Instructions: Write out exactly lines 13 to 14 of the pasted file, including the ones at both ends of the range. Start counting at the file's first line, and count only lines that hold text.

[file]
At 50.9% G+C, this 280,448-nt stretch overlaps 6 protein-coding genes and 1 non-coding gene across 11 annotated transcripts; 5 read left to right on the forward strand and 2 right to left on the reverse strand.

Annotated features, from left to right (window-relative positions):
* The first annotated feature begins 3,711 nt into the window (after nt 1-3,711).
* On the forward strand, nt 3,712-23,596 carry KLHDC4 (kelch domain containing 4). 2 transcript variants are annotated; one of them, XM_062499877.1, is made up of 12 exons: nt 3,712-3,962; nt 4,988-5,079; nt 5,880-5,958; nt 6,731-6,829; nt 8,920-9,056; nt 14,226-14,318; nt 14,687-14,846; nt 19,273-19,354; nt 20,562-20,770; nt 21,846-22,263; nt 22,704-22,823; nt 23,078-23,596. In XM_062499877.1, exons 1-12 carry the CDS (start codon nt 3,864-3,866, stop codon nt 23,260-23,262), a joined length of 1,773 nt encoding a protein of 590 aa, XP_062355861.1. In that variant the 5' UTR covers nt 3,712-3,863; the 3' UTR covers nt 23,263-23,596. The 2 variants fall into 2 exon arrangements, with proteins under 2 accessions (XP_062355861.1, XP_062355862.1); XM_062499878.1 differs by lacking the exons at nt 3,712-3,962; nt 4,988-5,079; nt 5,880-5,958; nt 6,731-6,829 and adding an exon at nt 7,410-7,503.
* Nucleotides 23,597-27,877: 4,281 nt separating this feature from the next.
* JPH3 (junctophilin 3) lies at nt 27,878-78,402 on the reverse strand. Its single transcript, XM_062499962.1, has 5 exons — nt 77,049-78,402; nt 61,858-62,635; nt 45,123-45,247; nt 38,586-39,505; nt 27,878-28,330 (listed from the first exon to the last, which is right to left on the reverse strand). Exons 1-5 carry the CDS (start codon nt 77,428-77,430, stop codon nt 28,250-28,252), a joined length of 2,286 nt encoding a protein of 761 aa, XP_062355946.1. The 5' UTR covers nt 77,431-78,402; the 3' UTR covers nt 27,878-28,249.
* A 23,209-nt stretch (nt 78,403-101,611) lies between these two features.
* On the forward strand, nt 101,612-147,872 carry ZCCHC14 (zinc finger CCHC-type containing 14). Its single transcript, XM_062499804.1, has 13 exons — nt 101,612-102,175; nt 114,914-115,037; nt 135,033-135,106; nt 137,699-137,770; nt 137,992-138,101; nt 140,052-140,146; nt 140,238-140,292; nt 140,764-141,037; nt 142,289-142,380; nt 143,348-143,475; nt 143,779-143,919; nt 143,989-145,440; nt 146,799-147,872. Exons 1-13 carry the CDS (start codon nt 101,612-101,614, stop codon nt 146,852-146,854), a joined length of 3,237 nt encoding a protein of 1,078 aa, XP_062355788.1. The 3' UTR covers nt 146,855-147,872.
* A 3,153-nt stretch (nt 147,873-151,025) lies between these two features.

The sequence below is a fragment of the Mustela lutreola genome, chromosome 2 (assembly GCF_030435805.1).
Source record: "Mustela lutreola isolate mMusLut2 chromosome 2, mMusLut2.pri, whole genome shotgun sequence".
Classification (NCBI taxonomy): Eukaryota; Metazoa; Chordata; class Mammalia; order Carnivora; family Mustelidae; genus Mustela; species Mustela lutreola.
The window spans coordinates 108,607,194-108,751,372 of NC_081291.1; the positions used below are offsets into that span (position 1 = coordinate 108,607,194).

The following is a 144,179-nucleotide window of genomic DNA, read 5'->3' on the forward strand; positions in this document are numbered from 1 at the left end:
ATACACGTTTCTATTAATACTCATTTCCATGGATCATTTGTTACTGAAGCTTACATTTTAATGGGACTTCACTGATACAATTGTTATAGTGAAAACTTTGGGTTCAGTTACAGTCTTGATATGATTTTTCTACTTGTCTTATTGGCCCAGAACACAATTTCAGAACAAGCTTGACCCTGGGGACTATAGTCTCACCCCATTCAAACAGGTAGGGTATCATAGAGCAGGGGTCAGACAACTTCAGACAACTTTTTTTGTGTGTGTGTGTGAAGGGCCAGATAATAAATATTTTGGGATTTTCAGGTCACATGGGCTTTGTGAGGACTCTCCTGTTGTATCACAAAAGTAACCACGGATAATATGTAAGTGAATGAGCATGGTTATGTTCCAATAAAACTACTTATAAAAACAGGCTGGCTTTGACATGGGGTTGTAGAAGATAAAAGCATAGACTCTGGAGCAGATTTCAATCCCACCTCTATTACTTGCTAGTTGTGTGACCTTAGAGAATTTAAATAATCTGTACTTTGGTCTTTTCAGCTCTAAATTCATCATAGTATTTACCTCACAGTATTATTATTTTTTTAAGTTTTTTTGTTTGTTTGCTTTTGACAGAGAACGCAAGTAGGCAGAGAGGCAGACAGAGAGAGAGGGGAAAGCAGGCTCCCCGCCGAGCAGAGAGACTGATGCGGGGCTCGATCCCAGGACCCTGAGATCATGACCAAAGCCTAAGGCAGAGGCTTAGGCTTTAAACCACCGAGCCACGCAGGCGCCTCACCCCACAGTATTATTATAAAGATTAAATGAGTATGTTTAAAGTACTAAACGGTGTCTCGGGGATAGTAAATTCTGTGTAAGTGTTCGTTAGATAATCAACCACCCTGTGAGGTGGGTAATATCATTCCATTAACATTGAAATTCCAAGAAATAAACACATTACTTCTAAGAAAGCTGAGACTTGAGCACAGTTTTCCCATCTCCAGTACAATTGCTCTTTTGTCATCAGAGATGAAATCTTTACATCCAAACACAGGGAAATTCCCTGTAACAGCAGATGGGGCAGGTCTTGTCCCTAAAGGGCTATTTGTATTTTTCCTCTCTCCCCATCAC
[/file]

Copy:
The window spans coordinates 108,607,194-108,751,372 of NC_081291.1; the positions used below are offsets into that span (position 1 = coordinate 108,607,194).

The following is a 144,179-nucleotide window of genomic DNA, read 5'->3' on the forward strand; positions in this document are numbered from 1 at the left end: